NC Burglar Shares Tips on How He Preyed on Homes

Charlotte's most prolific burglar details what he looked for in residential security weaknesses

Apr. 23--If you lived in a middle- or upper-class neighborhood in Charlotte in the 1990s, you may have seen Anthony Ferguson walking down your street. Chances are he carried a rake and had gardening gloves in his back pocket.

But Ferguson was no landscaper.

He was a burglar, the most prolific in city history.

Ferguson confessed to breaking into more than 600 Charlotte homes from the mid-1980s until he was caught in 1999, police said. He's now serving a 12-year sentence at a federal prison in Kentucky.

But before he was locked up, police did something to ensure that his record won't be broken.

As part of a plea bargain, they spent days driving him around and interviewing him about his methods. They have turned the highlights into a video that will air on the Government Channel this week.

Ferguson, 43, did not return calls last week. If his good behavior continues, a spokeswoman said, he's scheduled to get out of prison in 2010.

His observations to police on more than five hours of tape are frank, frightening and sometimes counterintuitive. But they offer a glimpse into the mind of a prolific burglar whose stories give new advice on the best ways to protect your home.

Pick the right neighborhood

Ferguson was 10 when he broke into his first Charlotte home. Early on, he took TVs, VCRs and other electronics. But he soon realized that jewelry was the best target, since it fit in his pockets and could be melted down.Over the next 25 years, what started as a hobby turned into a profession that he says netted him between $3 million and $5 million.

"The more I broke into houses, the more I had to do it," he says on the video. "It's like potato chips. You can't eat just one. That's how I survived. That's how I ate. That's how I got money to have a place to sleep."

He said he always started with a high-income neighborhood such as Foxcroft or Park Crossing, and he hit during the day.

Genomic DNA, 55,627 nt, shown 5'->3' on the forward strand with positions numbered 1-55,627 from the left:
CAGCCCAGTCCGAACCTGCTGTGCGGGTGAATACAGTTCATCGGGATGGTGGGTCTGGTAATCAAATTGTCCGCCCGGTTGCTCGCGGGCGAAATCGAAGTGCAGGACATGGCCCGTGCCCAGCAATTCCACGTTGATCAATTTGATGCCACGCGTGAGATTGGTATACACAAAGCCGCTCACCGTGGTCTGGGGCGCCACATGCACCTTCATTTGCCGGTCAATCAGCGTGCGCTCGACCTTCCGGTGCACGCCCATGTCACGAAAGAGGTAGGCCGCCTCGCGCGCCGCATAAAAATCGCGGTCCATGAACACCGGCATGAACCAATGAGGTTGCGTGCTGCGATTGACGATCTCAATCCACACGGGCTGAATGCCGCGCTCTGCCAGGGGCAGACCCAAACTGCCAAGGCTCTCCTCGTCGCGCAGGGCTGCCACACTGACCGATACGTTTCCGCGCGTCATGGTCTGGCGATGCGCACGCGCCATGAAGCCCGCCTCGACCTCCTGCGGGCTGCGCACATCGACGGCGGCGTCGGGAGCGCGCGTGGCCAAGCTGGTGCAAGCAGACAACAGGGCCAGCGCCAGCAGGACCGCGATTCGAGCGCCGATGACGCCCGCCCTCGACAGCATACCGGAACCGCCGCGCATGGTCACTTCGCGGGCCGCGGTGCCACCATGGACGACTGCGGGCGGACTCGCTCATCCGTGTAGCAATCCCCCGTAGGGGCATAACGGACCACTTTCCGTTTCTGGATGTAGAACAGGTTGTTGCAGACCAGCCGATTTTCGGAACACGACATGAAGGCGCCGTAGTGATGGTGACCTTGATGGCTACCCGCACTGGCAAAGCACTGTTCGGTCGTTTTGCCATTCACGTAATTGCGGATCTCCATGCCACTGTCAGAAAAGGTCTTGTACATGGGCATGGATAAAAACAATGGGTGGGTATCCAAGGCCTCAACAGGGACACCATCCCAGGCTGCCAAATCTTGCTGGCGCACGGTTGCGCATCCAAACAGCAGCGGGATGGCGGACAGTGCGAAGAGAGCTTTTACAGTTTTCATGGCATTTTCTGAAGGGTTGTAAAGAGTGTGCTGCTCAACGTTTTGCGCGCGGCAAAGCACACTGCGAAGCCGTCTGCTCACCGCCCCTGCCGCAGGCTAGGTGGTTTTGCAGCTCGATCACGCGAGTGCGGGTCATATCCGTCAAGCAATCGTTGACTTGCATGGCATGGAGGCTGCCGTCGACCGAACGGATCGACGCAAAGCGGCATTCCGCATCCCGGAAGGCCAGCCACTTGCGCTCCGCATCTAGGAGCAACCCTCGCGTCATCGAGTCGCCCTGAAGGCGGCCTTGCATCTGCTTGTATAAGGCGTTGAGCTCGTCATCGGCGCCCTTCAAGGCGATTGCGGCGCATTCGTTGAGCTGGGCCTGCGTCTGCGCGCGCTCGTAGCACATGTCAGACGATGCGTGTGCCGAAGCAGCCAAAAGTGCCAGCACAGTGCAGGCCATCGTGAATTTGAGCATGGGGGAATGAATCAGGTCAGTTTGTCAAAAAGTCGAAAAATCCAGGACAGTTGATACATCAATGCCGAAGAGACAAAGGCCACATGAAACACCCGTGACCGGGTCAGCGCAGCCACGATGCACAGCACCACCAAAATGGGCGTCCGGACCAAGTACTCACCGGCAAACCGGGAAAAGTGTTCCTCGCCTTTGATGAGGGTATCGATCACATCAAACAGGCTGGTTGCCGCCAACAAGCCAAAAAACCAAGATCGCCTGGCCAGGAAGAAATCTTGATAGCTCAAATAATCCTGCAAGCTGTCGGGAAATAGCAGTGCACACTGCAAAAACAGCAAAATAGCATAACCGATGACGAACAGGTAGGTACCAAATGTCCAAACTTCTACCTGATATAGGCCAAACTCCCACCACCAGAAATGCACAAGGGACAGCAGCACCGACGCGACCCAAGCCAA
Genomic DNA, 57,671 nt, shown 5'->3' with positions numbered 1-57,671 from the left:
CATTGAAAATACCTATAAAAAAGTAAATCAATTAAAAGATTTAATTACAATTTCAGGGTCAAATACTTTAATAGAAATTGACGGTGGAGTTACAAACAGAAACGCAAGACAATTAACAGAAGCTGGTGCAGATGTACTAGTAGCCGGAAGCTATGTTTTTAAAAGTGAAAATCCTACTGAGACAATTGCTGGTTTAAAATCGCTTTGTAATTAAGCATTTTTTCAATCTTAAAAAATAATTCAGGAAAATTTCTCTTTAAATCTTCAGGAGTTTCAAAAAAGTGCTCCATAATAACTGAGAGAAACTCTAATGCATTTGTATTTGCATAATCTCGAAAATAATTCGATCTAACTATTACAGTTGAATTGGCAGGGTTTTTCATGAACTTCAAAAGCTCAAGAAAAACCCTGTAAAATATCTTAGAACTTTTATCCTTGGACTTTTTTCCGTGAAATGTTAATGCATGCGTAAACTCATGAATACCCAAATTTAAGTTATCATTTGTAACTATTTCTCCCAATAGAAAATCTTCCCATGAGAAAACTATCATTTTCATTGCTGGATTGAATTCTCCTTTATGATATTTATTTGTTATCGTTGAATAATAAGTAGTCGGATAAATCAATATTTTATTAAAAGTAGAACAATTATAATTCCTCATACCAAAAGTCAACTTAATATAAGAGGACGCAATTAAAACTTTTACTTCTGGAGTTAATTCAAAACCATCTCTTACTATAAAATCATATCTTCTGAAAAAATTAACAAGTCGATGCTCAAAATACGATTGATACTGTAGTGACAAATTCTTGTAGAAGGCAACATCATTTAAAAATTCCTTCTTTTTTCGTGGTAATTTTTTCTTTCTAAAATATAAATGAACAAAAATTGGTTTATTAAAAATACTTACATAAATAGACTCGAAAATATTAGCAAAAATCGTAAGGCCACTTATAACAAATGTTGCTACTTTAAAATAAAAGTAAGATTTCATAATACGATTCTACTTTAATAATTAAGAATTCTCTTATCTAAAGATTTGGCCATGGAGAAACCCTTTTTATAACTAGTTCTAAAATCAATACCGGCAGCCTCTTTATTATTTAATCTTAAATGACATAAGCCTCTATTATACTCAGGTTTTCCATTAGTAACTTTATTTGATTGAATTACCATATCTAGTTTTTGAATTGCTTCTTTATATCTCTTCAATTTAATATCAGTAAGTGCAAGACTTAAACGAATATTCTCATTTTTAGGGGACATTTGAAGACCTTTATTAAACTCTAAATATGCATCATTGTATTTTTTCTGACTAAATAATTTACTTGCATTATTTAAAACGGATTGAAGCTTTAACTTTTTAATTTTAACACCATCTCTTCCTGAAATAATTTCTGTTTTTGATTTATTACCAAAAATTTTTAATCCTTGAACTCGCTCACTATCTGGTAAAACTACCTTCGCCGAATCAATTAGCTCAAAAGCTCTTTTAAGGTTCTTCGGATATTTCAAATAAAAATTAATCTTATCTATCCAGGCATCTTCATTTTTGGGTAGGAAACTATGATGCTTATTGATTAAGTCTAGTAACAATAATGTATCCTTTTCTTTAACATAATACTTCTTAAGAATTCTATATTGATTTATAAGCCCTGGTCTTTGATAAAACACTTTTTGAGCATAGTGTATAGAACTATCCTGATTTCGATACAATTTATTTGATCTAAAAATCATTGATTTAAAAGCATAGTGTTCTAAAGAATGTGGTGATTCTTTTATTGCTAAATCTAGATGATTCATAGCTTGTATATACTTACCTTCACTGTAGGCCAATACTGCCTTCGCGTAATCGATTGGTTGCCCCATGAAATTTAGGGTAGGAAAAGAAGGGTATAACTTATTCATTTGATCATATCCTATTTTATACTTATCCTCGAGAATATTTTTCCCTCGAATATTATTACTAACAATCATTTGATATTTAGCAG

Mornings between 8 and 11 were best, but early afternoon could work too. He avoided lunchtime and evenings because people were likely to be home, and he especially liked rainy days.

"When it rains, people tend to be in a hurry and they really get careless," he said. "They forget to lock their door or lock their windows."

Because jewelry was his specialty and it's easy to carry, Ferguson always entered the neighborhood by foot -- never by car.

Often, he wore disguises.

"If you see me and two other black guys, you're going to automatically call police because we look suspicious," Ferguson said. "But if I got a rake thrown over my shoulder and plastic bags hanging out of my back pocket and a pair of gloves hanging out of my back pocket, you think I'm somebody's yard man."

Ferguson picked a target, then always knocked to make sure the house was empty.

If someone answered, he would ask for Mr. Smith or Mrs. Won or some other made-up name. Or he'd offer to do some yard work. Several times, residents took him up on the offer, he said, and he got stuck raking or cleaning gutters all day.

When that happened, he said, "I usually went back and broke in later."

Entry is often easy

If no one answered the door, Ferguson hid behind bushes, shrubs, a fence or whatever cover was available.

Then he would wait at least 15 minutes, to make sure neighbors hadn't called police.

He liked to break in through windows, but always tried doors first.

"You'd be surprised how many doors I turn the handle and the door comes open and I walk right in," he said. "And nine times out of 10, people leave their windows unlocked."

A locked house? Not a problem -- though he never carried burglary tools.

"You don't have to, because the homeowner is going to leave something for you to do it with," he said. "People leave their garage doors open, they leave tool boxes sitting on back porches, they leave stuff just laying around for you to use on their houses."

Alarms are no deterrent

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